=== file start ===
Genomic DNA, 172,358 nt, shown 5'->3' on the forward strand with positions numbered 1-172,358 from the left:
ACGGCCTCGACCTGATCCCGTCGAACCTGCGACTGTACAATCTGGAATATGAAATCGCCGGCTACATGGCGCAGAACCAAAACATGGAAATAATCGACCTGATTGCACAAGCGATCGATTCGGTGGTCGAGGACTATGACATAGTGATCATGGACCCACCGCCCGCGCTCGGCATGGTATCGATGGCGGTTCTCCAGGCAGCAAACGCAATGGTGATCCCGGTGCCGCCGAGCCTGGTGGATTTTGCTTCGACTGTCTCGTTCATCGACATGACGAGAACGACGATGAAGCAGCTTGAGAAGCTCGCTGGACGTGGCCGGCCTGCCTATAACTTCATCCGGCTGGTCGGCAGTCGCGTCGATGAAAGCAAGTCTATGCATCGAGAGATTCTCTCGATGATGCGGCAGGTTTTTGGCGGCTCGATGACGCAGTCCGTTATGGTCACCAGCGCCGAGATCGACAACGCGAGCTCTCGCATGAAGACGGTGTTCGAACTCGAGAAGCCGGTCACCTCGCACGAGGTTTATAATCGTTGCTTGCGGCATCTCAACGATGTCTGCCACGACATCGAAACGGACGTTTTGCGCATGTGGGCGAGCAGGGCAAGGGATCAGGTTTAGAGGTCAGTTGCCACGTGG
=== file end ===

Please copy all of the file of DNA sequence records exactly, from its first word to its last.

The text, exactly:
Genomic DNA, 172,358 nt, shown 5'->3' on the forward strand with positions numbered 1-172,358 from the left:
ACGGCCTCGACCTGATCCCGTCGAACCTGCGACTGTACAATCTGGAATATGAAATCGCCGGCTACATGGCGCAGAACCAAAACATGGAAATAATCGACCTGATTGCACAAGCGATCGATTCGGTGGTCGAGGACTATGACATAGTGATCATGGACCCACCGCCCGCGCTCGGCATGGTATCGATGGCGGTTCTCCAGGCAGCAAACGCAATGGTGATCCCGGTGCCGCCGAGCCTGGTGGATTTTGCTTCGACTGTCTCGTTCATCGACATGACGAGAACGACGATGAAGCAGCTTGAGAAGCTCGCTGGACGTGGCCGGCCTGCCTATAACTTCATCCGGCTGGTCGGCAGTCGCGTCGATGAAAGCAAGTCTATGCATCGAGAGATTCTCTCGATGATGCGGCAGGTTTTTGGCGGCTCGATGACGCAGTCCGTTATGGTCACCAGCGCCGAGATCGACAACGCGAGCTCTCGCATGAAGACGGTGTTCGAACTCGAGAAGCCGGTCACCTCGCACGAGGTTTATAATCGTTGCTTGCGGCATCTCAACGATGTCTGCCACGACATCGAAACGGACGTTTTGCGCATGTGGGCGAGCAGGGCAAGGGATCAGGTTTAGAGGTCAGTTGCCACGTGG